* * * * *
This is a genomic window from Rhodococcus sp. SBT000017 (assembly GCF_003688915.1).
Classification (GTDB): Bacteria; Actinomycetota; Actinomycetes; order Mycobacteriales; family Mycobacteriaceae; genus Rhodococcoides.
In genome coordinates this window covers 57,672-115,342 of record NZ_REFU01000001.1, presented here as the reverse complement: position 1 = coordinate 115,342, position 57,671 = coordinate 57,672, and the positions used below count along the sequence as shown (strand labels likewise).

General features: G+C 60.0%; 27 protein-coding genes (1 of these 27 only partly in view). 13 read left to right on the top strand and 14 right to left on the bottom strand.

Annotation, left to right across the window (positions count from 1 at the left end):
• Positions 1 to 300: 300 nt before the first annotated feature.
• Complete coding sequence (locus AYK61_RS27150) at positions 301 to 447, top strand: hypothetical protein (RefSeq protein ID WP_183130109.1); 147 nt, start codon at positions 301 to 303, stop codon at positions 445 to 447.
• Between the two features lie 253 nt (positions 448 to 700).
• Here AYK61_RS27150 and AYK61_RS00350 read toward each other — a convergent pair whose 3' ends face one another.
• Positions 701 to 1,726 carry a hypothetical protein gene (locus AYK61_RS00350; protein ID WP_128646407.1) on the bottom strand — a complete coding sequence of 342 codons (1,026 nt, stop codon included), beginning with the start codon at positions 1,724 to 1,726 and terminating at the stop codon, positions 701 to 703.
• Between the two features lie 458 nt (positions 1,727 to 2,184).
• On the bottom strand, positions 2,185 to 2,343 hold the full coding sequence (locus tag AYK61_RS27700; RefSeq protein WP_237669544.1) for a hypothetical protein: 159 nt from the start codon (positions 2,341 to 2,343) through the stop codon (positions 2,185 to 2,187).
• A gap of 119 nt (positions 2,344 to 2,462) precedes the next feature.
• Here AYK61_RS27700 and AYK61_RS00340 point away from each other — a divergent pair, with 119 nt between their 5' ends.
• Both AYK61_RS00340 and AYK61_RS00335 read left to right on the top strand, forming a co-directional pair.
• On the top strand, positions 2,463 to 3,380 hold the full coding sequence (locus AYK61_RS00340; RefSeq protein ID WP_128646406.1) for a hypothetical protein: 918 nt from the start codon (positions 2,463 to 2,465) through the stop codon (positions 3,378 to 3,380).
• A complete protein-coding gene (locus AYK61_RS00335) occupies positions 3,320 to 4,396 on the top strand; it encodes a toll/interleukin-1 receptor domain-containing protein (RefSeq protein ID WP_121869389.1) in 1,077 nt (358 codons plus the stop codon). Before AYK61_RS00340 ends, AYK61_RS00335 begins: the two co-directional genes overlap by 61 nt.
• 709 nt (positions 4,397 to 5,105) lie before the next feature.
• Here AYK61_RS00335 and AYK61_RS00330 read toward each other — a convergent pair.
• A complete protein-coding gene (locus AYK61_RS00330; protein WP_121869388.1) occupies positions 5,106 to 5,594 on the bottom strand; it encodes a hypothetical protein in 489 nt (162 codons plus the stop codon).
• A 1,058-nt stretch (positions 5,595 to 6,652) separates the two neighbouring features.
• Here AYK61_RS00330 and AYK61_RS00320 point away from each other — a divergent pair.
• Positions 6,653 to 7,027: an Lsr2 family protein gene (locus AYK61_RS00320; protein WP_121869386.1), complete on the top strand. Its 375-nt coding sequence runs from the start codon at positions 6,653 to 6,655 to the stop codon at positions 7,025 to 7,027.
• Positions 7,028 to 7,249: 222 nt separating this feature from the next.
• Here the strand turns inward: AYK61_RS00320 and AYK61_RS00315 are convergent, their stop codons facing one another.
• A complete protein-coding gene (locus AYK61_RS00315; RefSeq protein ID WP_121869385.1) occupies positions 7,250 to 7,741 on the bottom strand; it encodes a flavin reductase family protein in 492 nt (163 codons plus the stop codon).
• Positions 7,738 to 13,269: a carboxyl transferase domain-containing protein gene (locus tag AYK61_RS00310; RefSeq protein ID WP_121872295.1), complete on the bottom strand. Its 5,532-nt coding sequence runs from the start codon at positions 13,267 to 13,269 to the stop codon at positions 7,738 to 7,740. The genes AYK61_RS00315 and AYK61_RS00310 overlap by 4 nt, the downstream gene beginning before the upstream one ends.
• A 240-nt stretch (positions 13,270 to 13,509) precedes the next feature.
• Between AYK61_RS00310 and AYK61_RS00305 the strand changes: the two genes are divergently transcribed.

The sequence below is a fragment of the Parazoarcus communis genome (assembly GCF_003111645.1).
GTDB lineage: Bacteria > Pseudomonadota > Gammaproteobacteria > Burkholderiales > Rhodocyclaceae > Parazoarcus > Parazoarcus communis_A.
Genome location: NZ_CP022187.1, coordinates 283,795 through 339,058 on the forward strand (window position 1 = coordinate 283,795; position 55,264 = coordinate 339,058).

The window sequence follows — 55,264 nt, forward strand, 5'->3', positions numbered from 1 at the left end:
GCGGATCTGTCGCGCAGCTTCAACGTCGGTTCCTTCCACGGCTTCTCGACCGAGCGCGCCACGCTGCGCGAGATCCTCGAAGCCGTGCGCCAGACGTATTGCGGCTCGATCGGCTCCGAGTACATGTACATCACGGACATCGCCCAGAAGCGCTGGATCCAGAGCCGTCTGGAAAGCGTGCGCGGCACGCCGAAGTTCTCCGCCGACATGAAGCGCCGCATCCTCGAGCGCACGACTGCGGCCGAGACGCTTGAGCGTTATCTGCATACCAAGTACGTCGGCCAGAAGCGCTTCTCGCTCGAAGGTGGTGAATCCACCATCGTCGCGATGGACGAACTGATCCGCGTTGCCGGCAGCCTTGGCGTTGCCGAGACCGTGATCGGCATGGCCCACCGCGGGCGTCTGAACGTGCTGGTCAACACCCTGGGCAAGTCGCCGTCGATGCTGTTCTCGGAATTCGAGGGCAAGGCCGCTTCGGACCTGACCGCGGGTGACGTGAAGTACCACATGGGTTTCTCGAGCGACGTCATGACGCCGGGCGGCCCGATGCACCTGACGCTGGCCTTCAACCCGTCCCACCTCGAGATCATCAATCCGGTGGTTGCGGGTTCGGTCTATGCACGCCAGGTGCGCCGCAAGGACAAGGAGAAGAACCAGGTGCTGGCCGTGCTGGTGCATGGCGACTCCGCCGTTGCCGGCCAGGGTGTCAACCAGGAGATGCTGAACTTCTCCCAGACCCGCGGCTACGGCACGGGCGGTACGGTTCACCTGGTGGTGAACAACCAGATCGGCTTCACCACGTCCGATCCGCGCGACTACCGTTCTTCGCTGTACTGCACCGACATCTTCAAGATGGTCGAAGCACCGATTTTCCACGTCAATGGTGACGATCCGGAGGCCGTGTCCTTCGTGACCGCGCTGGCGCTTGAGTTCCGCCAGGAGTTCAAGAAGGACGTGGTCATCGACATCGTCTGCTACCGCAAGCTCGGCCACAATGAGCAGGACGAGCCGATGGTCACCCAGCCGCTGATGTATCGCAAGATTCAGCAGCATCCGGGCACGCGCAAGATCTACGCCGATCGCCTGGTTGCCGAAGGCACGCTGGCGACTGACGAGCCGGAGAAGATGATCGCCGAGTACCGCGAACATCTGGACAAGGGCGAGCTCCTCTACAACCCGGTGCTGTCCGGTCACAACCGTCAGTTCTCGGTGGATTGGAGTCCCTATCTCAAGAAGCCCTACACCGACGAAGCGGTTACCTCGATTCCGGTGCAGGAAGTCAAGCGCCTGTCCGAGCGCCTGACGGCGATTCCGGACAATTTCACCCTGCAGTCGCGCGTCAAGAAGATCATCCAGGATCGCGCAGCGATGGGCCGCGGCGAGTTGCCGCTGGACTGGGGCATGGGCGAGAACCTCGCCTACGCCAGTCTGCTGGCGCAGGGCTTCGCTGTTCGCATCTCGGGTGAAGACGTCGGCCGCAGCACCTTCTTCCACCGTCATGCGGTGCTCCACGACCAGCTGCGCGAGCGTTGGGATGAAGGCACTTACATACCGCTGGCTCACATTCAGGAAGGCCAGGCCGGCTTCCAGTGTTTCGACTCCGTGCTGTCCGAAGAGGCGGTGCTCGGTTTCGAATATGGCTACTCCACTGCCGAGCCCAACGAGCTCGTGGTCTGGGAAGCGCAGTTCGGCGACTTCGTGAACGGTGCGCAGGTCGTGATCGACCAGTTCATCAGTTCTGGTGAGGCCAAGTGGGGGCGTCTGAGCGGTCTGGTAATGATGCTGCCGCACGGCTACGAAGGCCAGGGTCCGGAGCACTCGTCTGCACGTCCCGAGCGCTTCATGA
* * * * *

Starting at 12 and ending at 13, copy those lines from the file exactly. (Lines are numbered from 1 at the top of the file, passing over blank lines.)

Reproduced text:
• On the bottom strand, positions 2,185 to 2,343 hold the full coding sequence (locus tag AYK61_RS27700; RefSeq protein WP_237669544.1) for a hypothetical protein: 159 nt from the start codon (positions 2,341 to 2,343) through the stop codon (positions 2,185 to 2,187).
• A gap of 119 nt (positions 2,344 to 2,462) precedes the next feature.